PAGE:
Space technology hits the slopes
Using technology from Europe's space science programme, ski maker Skis Rossignol hopes to beat the world speed-skiing record in the Pro Mondial 2004 in France.
Skis Rossignol teamed up with ESA’s Technology Transfer Programme to identify innovative technologies which could help beat the records.
Using skis stabilised by a mechanism originally developed for ESA's Rosetta spacecraft, the aim is to reach an astonishing 255 kilometres per hour down the slopes. A world championship title in 2003 showed that they were on the right track, although they did not top the 2003 record of 250.7 kilometres an hour.
The collaboration with ESA was established to study how skis behave on snow, and find technological solutions to optimise the 'gliding factor', or how well skis move over snow. The control of ski vibrations was an obvious target. After wind resistance, vibrations are the next most important element in limiting the top speed you can reach.
When a ski moves over snow, heating caused by friction between the ski's gliding surface and snowflakes creates a film of water, the thickness of which directly affects gliding conditions.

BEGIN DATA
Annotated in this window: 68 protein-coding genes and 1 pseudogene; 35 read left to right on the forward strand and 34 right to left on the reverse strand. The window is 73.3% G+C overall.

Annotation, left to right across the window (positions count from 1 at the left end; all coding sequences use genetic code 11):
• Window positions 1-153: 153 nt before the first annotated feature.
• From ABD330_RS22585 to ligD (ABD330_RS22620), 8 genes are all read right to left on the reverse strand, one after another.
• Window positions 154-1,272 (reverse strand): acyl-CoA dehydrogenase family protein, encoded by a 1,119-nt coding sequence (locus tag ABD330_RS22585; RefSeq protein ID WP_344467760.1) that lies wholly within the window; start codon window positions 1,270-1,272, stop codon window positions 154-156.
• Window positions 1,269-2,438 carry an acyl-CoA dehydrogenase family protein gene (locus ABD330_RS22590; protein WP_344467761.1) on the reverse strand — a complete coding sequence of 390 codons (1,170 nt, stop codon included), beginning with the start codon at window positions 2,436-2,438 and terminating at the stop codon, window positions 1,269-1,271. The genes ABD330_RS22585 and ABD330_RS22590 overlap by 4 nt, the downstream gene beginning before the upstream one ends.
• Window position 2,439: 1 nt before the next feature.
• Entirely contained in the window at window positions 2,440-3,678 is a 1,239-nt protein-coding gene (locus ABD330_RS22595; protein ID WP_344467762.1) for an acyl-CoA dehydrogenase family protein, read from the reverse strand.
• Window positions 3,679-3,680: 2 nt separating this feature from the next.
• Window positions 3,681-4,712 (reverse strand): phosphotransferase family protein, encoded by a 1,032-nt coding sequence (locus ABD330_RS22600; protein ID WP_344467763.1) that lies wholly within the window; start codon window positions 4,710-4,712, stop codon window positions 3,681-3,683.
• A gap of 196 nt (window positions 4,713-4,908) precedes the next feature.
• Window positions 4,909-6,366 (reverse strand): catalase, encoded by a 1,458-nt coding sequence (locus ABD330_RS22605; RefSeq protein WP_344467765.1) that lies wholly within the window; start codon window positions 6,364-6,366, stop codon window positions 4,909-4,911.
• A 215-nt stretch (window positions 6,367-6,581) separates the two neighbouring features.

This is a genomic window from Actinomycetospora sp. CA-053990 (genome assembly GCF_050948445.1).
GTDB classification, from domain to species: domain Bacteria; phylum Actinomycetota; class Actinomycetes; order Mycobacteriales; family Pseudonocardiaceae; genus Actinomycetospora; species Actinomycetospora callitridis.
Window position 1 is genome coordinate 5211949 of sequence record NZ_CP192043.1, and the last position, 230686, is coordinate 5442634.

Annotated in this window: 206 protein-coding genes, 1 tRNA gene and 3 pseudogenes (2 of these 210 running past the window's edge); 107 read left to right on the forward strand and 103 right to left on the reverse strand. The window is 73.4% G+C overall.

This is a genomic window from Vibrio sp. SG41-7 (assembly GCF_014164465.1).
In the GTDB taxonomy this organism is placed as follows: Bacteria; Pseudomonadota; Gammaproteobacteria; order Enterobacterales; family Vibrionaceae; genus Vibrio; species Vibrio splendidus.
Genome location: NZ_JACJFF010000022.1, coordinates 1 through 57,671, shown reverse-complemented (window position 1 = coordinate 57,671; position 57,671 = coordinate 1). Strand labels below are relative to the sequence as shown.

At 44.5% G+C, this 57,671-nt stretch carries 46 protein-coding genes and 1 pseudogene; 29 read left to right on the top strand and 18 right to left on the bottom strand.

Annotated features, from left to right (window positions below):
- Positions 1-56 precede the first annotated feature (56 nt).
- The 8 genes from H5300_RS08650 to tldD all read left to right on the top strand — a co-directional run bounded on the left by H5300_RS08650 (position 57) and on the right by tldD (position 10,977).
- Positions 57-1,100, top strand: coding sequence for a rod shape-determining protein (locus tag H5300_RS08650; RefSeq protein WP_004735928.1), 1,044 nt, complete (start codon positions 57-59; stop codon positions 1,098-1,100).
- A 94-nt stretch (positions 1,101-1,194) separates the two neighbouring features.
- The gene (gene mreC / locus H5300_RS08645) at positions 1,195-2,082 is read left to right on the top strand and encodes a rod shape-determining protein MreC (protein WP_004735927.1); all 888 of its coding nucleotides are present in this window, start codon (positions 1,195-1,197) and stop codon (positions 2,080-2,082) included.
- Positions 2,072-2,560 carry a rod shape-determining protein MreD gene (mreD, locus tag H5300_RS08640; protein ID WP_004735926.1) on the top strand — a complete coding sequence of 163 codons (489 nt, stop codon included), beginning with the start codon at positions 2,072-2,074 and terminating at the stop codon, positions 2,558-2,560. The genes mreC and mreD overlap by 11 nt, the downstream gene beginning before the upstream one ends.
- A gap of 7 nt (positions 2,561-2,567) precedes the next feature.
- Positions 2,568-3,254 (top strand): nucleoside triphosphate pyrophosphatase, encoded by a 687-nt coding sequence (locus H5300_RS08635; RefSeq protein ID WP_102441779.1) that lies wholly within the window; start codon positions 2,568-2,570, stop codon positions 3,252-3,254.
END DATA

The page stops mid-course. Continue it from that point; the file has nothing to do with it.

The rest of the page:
Vibrations and related damping greatly influence the contact time between the ski and the snow to create the water film. To increase the speed on different snow structures, you must achieve different amounts of damping for the different types of vibrations.
A vibration control system was developed to control the ski vibrations and get the best gliding conditions. The heart of the system is called an 'amplified piezo-actuator'.
This type of piezo technology was originally researched and developed for ESA and the French Space Agency (CNES) for space applications and used in the MIDAS instrument on board ESA’s Rosetta comet chaser, launched in February 2004.
Initial laboratory test results were promising, Skis Rossignol found that they could increase the damping by a factor of 50 when using vibration control system, and it alters only this one parameter without affecting other properties of the ski.